In my previous life as a graduate architect, and later as a design educator, I was closeted in a world where the design of something and its function are intrinsically related to each other. Even if the form of the object was designed in direct opposition to its function or meaning, this would be done on purpose — to make us take notice or ask questions, to shock us, or maybe to amuse us. (For an example of using design form to question or amuse, see the instagram feed of calligrapher Seb Lester)
Everyone is a designer
At kindergarten and primary school, if I wanted to share my work with people, I had to show them my exercise book. A particularly noteworthy piece might be pinned on the classroom wall, or, if I really aced it, next to the school reception area. At Intermediate, I could give people photocopies. I didn’t really scan my work until 7th Form (Year 13). And if I did, I could only email it to people on my parents’ email list. So, for most of my education, sharing my work with people was limited by my social reach and how many copies I could physically produce.
Today, using the Internet, social media, and blogs, anyone, of practically any age, has the potential to share their ideas with a giant audience with a few clicks. In a world of big data and 3 million blog posts a day, we are increasingly turning to visuals to give us an overview of the wealth of information we are creating.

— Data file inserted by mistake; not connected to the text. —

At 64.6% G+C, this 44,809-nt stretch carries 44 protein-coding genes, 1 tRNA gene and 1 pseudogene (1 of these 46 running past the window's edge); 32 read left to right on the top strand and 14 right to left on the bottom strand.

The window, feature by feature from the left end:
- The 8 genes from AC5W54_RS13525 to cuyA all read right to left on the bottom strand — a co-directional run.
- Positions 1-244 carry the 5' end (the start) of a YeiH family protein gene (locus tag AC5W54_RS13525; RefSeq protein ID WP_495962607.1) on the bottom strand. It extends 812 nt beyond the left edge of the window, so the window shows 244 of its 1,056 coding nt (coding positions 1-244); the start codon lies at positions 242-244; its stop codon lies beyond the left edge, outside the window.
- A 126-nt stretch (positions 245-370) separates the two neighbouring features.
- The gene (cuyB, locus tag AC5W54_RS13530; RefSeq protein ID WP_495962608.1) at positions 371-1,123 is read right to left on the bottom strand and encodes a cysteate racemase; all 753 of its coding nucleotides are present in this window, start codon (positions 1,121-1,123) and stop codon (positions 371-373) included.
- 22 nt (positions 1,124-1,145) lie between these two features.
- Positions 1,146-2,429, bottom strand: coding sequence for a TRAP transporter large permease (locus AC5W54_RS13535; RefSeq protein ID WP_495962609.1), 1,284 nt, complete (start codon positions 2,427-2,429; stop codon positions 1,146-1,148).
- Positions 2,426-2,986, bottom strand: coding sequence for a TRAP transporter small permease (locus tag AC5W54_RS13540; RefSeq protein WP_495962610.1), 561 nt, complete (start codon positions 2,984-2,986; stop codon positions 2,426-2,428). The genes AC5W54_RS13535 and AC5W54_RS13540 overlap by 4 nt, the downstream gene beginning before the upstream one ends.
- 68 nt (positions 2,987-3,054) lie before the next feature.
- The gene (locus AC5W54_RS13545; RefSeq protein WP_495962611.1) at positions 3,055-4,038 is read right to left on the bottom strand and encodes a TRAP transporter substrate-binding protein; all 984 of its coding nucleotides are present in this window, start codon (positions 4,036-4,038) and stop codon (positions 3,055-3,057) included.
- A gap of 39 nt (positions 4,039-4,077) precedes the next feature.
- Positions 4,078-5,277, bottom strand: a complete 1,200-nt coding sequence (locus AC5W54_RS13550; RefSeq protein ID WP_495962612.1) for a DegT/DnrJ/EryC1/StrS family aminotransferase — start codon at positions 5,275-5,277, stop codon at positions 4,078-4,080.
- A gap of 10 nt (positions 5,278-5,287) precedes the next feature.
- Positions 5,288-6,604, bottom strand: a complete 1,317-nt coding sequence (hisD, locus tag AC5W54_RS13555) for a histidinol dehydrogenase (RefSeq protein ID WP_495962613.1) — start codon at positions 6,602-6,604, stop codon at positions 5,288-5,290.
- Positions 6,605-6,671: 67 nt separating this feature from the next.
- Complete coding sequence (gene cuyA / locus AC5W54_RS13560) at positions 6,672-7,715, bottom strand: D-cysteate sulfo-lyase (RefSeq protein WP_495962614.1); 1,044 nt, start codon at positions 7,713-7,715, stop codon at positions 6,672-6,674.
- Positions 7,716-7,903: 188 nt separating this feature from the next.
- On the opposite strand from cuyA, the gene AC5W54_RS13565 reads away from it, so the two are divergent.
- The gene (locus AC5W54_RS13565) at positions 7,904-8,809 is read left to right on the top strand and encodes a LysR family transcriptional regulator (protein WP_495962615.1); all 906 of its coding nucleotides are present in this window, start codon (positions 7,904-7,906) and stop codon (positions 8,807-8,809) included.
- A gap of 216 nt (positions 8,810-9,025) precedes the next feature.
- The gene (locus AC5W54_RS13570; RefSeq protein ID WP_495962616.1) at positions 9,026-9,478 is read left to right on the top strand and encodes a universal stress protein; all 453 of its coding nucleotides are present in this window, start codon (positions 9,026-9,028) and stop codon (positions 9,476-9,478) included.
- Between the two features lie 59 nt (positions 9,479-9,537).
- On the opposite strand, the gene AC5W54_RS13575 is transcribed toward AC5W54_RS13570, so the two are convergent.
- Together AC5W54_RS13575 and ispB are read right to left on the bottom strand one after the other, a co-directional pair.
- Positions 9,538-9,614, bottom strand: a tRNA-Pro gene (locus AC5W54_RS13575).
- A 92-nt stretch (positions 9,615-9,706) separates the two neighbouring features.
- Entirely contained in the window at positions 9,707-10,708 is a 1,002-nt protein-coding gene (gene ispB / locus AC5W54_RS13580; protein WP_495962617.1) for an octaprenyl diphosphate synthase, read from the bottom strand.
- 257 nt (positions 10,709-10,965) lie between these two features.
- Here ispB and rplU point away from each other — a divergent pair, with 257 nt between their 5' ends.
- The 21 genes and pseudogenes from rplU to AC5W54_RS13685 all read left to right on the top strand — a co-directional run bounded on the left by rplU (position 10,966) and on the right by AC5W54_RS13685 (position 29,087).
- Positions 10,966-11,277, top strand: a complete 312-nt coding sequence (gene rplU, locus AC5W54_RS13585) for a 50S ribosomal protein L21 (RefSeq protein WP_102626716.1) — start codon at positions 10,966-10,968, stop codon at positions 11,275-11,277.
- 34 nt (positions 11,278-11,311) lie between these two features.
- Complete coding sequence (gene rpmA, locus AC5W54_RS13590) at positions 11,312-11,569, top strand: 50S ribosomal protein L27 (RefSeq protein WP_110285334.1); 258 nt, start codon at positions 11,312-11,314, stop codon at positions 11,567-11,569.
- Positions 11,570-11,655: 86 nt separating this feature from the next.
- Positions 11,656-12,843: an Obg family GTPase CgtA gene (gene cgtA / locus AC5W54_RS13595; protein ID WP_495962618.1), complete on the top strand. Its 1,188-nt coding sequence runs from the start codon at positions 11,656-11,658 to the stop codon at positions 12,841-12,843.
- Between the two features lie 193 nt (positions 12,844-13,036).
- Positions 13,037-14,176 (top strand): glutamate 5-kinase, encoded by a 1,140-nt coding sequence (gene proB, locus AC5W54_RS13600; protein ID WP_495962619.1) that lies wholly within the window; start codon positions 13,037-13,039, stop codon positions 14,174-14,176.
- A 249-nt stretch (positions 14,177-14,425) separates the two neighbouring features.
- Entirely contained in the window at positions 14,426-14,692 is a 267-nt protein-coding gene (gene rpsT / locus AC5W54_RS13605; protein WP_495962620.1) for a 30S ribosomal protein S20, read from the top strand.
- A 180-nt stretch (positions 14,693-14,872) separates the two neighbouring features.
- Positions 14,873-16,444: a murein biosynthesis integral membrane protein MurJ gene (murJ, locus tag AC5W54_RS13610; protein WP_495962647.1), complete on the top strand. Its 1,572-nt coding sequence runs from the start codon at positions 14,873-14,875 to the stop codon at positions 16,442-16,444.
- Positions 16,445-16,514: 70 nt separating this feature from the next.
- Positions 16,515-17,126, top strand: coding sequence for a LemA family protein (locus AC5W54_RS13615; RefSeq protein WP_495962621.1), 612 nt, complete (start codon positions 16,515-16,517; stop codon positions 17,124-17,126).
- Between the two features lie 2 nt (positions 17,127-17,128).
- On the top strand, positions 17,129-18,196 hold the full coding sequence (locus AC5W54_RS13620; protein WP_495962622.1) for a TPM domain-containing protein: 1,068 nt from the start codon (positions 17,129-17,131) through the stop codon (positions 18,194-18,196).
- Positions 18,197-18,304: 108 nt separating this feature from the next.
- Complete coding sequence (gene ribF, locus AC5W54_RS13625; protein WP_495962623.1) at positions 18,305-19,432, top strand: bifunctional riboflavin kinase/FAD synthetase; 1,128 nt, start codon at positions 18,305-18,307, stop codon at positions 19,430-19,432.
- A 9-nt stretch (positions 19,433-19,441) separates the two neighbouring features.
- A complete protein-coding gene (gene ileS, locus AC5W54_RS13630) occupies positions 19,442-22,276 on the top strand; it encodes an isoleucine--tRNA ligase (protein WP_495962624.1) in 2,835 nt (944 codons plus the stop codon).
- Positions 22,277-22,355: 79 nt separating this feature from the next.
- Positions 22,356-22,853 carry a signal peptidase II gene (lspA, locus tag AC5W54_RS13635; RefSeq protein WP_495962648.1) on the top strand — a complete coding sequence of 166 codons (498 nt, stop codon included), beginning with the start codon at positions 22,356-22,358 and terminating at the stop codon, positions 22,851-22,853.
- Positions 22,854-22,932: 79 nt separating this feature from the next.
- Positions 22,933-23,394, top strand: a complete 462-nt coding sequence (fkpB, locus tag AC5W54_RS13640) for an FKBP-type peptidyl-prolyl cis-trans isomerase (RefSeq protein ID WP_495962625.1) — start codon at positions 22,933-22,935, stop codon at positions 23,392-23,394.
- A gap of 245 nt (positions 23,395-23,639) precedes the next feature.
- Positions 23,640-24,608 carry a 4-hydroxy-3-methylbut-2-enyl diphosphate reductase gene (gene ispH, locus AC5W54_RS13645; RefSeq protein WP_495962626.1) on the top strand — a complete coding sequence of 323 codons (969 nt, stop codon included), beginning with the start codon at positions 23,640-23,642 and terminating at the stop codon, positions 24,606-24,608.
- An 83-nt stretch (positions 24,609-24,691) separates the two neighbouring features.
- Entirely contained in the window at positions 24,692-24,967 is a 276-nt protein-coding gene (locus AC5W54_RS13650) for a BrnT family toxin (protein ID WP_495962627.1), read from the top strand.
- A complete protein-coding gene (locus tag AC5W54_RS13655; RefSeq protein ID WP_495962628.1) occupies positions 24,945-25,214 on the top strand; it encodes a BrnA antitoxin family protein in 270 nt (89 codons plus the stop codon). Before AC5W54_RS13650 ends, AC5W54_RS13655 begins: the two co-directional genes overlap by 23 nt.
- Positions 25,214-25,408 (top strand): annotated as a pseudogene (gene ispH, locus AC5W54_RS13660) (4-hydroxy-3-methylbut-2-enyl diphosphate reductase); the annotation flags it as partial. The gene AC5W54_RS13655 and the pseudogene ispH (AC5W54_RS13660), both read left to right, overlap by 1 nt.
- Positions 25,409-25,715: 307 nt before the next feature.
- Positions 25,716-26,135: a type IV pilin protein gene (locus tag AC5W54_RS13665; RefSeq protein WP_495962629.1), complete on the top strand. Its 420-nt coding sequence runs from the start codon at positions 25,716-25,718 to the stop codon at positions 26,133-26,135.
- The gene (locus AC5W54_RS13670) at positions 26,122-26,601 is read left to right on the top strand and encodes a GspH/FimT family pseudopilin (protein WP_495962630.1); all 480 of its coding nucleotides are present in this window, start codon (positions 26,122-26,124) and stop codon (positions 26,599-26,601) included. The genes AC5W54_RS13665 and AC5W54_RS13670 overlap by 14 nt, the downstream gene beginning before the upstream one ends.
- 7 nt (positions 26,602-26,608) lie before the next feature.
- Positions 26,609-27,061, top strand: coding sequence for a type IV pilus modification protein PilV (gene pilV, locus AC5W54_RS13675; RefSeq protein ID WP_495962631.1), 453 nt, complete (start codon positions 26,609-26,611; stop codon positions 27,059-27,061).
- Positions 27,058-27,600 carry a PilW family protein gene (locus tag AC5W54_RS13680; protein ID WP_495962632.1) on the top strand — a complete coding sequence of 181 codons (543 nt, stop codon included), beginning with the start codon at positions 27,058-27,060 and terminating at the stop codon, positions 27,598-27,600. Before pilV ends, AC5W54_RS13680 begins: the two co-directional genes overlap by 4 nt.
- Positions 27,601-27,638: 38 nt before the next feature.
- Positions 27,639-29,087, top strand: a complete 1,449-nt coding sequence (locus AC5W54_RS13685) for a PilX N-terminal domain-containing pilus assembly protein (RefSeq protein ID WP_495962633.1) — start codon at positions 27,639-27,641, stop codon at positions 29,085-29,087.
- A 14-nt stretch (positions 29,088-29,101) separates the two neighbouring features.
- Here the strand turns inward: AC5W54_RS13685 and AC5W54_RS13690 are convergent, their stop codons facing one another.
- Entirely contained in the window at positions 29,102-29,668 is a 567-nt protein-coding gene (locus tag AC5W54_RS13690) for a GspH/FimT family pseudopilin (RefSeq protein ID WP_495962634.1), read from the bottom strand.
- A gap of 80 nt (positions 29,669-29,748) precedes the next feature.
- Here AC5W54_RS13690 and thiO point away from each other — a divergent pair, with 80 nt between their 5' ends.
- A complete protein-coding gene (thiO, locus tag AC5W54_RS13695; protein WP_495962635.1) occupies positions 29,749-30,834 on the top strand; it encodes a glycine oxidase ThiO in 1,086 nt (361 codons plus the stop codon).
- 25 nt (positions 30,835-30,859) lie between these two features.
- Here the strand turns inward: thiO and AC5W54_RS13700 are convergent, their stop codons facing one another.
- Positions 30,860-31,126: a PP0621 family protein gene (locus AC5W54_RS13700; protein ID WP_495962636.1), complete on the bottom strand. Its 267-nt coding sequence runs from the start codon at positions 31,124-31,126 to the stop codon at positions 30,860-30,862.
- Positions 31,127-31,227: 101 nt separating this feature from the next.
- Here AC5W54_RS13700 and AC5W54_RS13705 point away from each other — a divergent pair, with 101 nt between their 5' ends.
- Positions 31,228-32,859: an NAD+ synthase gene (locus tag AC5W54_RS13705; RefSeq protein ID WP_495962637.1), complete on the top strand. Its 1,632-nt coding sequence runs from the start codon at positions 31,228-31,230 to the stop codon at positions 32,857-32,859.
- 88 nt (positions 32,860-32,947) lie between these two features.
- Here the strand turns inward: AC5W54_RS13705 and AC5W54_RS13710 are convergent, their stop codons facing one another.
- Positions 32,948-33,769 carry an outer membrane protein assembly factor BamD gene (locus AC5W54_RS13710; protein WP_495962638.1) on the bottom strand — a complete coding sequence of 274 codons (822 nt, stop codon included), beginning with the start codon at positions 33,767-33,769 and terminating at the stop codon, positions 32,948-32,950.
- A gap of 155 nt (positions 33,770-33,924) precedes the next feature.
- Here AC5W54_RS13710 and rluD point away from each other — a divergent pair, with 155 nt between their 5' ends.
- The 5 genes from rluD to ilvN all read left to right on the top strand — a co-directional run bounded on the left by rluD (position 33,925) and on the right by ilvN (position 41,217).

Our society is becoming more and more visually literate, and our kids more and more digitally savvy. And thanks to an ever-increasing array of digital apps and programmes, the ability to make things to a professional standard is now widely available — images, posters, books, videos, music, laser cutting, 3D printing … everyone can be a designer/maker.
But, for our ideas to be seen and considered, they need to be noticed. Understanding and using principles of design can help everyone become more effective visual communicators. Through the act of thinking about how the internal message and/or function of the work relates to the visual form it is presented in, the work takes on a life of its own, and has more chance of being noticed and used by its intended audience.